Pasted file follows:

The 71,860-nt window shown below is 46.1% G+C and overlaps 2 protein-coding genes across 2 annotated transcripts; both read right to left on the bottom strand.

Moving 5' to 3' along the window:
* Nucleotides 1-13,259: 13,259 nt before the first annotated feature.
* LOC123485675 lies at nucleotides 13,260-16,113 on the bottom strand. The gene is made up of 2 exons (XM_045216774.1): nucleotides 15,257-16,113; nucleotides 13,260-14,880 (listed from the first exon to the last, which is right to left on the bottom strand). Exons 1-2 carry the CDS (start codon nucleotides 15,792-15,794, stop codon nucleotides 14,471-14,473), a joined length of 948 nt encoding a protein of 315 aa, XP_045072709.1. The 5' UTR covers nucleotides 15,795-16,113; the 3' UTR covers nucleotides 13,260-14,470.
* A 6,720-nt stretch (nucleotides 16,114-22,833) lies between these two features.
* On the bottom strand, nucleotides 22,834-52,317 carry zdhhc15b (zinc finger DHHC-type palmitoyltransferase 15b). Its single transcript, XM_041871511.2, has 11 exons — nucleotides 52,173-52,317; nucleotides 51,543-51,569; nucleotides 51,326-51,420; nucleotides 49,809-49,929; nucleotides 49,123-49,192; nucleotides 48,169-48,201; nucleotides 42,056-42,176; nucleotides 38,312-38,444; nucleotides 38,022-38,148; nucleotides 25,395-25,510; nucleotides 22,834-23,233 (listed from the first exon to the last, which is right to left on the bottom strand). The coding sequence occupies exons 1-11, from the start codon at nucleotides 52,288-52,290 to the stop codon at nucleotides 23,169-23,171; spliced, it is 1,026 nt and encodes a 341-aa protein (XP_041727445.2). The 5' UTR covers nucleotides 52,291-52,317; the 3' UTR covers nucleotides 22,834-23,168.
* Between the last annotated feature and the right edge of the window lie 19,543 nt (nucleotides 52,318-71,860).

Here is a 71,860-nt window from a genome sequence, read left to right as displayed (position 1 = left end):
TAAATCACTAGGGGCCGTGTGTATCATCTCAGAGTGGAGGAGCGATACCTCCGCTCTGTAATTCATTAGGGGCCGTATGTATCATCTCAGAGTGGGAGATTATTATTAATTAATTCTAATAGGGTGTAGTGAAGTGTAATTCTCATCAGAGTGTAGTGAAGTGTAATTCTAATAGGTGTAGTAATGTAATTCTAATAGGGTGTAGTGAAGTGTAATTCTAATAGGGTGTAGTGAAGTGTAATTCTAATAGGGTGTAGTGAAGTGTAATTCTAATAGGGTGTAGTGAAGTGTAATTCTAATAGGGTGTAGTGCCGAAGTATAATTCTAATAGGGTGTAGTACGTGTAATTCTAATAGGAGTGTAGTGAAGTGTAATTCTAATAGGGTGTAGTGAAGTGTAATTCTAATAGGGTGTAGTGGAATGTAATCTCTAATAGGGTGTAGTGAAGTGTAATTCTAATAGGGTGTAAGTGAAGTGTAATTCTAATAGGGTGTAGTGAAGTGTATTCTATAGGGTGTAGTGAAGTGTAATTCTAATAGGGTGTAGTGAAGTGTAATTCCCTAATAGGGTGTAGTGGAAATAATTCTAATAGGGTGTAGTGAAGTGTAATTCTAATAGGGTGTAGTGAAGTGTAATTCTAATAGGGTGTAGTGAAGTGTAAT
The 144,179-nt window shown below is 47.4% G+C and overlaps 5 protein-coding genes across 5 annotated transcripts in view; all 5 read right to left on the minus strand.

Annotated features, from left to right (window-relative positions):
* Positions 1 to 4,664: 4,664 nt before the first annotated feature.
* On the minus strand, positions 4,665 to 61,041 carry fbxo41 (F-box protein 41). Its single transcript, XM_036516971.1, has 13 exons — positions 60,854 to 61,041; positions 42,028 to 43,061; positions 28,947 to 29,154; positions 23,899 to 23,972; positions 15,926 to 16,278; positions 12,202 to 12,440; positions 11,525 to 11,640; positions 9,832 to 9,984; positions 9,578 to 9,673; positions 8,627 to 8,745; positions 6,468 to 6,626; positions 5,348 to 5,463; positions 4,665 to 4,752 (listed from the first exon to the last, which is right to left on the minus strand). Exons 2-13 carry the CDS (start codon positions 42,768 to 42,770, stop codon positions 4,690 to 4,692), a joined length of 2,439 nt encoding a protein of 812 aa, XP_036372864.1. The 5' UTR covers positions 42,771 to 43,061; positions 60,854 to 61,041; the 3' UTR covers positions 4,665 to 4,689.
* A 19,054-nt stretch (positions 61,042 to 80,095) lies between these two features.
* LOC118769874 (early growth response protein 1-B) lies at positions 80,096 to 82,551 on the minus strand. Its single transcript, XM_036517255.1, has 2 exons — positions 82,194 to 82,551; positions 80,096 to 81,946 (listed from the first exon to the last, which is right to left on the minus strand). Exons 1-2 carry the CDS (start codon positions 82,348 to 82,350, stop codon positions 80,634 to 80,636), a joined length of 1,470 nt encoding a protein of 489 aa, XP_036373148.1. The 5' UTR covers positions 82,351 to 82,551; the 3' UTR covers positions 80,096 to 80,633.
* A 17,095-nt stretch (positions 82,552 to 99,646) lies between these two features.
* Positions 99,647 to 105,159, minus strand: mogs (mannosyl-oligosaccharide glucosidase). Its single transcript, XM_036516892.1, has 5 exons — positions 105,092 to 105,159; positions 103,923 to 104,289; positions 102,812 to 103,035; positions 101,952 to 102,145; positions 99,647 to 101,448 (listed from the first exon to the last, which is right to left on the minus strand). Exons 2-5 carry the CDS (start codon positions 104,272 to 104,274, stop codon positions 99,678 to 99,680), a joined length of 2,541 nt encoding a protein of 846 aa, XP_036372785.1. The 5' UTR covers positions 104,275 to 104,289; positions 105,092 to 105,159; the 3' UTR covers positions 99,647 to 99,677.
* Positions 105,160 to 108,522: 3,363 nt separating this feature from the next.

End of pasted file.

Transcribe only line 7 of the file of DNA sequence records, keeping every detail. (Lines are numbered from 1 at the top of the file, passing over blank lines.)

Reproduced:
* Between the last annotated feature and the right edge of the window lie 19,543 nt (nucleotides 52,318-71,860).